The pre race betting had Barry Geraghty and Tony McCoy riding the two 10-1 joint favourites going into the 2010 Aintree Grand National and a smooth start saw an unfortunate moment for St John’s Castle, as the horse ridden by Paul Carberry refused to leave the start area.
28-1 shot, Eric’s Charm fell at the 1st and a tight field was still yet to produce a clear leader running towards the second fence. Grey skies did nothing to temper the atmosphere as the cheering crowd were full of voice, each cheering on their own particular favourite.
100-1 outsider Conna Castle reached Becher’s Brook first with a clear 4 length lead, with Black Apalachi and Hello Bud following ahead of a now stretched field. Conna Castle turned wide at Canal Turn, sporting his easily identifiable white nose band, but he recovered to retain his place at the front, with 35 of the 40 starters still running.
This is how it remained for the next few fences and it was only at the Chair that the pack made some headway towards the leading trio. The pace quickened and it was outsider Conna Castle ridden by Sean Flanagan that drew neck and neck with Denis O’Regan on Black Apalachi some 5 lengths clear at the front, leaving Hello Bud a distant 3rd.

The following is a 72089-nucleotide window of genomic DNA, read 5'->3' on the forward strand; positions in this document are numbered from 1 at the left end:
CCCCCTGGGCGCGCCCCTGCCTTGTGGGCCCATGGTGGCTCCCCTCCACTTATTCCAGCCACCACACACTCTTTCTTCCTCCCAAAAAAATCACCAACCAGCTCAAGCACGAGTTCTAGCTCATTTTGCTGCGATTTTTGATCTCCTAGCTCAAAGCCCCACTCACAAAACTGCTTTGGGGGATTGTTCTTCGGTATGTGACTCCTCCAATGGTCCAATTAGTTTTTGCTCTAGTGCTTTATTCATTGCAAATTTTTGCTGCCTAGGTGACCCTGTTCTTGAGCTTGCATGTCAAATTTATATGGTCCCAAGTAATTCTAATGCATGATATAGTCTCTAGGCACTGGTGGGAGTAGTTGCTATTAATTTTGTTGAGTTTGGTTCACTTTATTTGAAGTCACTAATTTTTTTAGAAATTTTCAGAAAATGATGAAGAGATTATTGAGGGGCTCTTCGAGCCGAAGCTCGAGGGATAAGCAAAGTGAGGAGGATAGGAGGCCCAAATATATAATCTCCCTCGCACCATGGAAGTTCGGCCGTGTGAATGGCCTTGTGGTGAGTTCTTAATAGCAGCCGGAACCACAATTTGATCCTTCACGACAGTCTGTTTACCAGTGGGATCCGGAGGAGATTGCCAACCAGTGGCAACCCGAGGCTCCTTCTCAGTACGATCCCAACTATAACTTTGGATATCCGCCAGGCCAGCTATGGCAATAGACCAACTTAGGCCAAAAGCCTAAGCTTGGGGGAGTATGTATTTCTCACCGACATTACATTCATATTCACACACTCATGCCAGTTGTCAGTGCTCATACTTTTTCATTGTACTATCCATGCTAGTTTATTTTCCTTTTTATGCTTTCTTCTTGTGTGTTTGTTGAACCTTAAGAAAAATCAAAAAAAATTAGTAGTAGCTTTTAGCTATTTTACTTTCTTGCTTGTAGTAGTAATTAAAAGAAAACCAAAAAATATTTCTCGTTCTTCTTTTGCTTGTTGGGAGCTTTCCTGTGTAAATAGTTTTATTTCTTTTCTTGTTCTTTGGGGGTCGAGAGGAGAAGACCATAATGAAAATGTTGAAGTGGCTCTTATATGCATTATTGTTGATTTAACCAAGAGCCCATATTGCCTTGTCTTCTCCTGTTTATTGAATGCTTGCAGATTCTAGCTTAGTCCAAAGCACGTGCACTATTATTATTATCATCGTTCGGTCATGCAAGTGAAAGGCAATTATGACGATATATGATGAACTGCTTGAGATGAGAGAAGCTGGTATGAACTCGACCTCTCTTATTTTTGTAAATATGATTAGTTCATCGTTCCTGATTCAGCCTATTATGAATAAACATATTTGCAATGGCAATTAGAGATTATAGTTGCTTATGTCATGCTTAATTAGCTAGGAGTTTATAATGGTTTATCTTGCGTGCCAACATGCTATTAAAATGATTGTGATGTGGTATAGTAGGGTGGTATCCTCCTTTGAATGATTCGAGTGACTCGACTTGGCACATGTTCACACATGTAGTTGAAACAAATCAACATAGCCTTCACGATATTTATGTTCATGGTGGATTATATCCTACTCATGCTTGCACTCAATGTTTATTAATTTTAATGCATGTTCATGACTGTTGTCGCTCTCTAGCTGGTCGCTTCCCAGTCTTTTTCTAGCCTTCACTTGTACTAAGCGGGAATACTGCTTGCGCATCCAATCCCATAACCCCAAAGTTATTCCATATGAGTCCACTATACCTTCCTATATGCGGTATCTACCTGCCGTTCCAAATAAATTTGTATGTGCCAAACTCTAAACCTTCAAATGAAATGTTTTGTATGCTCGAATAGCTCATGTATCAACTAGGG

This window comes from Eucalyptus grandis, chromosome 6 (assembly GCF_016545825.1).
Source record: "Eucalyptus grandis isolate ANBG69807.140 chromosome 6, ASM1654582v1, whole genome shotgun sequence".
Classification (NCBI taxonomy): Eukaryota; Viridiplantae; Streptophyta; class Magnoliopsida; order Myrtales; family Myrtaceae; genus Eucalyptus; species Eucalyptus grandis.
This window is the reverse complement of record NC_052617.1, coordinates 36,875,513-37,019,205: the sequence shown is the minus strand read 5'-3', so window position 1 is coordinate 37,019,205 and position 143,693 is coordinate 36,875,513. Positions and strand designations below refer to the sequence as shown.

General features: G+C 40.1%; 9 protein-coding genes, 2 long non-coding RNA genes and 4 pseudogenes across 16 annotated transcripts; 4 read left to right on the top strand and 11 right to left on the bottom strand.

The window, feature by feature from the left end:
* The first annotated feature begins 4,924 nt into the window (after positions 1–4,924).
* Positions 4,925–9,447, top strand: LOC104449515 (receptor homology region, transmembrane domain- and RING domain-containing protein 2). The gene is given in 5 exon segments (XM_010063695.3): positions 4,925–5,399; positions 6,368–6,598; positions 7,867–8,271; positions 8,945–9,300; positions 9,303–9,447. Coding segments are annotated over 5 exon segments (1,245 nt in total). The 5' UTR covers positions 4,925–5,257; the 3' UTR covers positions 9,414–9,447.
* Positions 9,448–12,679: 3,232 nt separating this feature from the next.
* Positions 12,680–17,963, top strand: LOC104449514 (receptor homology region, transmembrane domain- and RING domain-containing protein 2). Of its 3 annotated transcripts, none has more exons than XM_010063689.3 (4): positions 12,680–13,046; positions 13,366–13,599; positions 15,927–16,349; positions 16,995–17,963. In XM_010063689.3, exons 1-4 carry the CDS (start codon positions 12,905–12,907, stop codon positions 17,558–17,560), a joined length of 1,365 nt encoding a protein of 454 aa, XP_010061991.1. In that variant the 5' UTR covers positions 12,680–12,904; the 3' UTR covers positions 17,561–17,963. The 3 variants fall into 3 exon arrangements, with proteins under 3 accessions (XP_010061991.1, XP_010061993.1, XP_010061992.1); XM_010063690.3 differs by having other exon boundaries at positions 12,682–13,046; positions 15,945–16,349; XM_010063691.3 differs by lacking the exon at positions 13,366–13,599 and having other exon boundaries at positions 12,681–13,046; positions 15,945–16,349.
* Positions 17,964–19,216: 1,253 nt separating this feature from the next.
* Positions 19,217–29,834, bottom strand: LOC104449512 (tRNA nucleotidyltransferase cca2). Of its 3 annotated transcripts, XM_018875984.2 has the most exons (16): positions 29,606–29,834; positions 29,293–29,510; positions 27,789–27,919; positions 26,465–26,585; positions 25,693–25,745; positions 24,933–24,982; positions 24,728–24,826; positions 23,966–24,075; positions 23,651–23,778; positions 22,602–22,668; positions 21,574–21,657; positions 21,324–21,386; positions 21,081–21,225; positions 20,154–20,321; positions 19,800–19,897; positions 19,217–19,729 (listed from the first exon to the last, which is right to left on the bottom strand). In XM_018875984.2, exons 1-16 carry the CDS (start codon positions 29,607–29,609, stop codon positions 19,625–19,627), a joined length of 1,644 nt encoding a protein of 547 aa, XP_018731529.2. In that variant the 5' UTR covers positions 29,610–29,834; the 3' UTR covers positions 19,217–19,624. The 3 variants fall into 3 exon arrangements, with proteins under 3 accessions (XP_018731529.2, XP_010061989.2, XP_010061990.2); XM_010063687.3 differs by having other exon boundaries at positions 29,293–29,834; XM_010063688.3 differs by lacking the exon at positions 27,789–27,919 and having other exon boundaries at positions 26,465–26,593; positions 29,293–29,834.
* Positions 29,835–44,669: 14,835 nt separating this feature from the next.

Heading over Becher’s for the second time, Black Apalachi had seized the initiative, stealing a 7 length lead, with Conna Castle fading badly. AP McCoy’s Don’t Push It accelerated to close in on the leaders from a good distance behind and draw alongside.
Heading For Home
Over the Melling Road, it was a four horse race, with Don’t Push It now level with Black Apalachi, Big Fella Thanks and Hello Bud running round the final bend. McCoy’s presence at the front began to draw a enthusiastic roar from the assembled crowd as these four were well clear of the rest.
The last fence saw McCoy hit the front and Hello Bud drop away, leaving a straight sprint for the line for the remaining trio. Despite a strong challenge from Black Apalachi, McCoy managed to get up in the final furlongs, getting to the line first on Don’t Push. Despite winning multiple champion jockey titles, this was his first Grand National win at the fifteenth attempt and you could see it written across his face.
His joy was obvious, as it was for J P McManus and Jonjo O’Neill. It was another great day at Aintree for the Irish and a day of firsts, not least for the punter’s favourite, Tony McCoy.